I see adults in program afraid to say no to their parents’ money offers because that will trigger anger and afraid to say yes because they know that will trigger other issues of control by the parent.

And this is not just limited to parents. Brothers and sisters, indeed any family member, can use money as a way to control us.

Being in recovery regarding money and family means:

  • Breaking old patterns and habits.
  • Learning to stand on our own two feet as we can.
  • If we do accept a financial gift, we can still set boundaries that do not inflict pain upon us.
  • We can accept a gift with integrity and good feeling.
  • Understanding our own motivations about accepting money.
  • Seeing whether we are being manipulative and taking responsibility for that.
  • Having clarity about whether accepting the gift is enhancing our recovery.
  • And, finally, being in recovery means that, whether we do or don’t accept the gift, if the giving party still tries to manipulate and control us, we can see that for what it is and have compassion for them, instead of taking it personally and feeling ashamed.

Children & Money

Now, to the other side of the issue.

If you are like me, when you were active in your compulsive debting and spending disease, you couldn’t bear the thought of your children feeling pain or lack (just as I couldn’t bear it for myself). While my son’s friends were all wealthy, I was always living hand to mouth to credit card. So he had every new toy that he wanted (he never had to yearn because I always bought it before it got to that point).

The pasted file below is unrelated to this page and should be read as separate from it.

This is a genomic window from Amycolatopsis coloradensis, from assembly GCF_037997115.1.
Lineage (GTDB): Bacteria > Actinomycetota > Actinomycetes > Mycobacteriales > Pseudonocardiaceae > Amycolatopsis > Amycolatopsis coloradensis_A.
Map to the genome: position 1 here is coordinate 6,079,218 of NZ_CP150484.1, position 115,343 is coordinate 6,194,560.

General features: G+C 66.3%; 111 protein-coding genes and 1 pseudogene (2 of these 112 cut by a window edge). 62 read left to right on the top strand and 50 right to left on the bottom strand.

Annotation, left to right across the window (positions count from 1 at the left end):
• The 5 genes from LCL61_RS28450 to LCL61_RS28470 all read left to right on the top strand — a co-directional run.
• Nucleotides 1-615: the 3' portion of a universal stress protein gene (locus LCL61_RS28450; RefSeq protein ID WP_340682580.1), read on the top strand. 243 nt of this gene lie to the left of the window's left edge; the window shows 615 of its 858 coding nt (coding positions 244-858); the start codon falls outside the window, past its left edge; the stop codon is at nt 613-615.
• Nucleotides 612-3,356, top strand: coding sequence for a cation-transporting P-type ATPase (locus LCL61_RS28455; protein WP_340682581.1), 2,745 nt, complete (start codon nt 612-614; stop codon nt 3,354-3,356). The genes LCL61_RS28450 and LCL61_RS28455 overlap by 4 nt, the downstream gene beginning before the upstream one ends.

Now, in recovery, I have learned that not giving in to my son’s every whim is a great gift to him and allows him to grow up. He now takes pride in saying that he wants to pay for something that I offer to pay for instead.

For me, it was in the nick of time, when he was just finishing high school and about to go to college. I still had some authority over his money and was able to judiciously choose (with the help of my loving PRG) what I would and would not pay for. As an added gift, I was able to talk with him about these issues as well. And stay calm and committed in the face of the brilliant “legal arguments” only a teenager can concoct followed by pouting, anger, and guilt to convince me to change my mind.

Here are some tips to help you with your children:

  • When your children cry that it isn’t fair when you have to (or choose to) say no to them, remember that pain is part of growth, for all of you. Maybe you can help them save toward the goal or ask them to save for 1/2 and you will pay 1/2 when they have enough if your spending plan can accomodate that.
  • If you are working the H.O.W. program, as with a partner, once you give them money for allowance, chores, etc., that is all you commit. It is not your responsibility to commit the individual expenditures. You only commit what leaves your account.
  • Keep a category called “Lost and Found Money” with some money in it (maybe $15-20) so that if you give them money for an item, expecting change later, and the correct amount isn’t returned, you have a buffer of money to make sure your spending plan is accurate.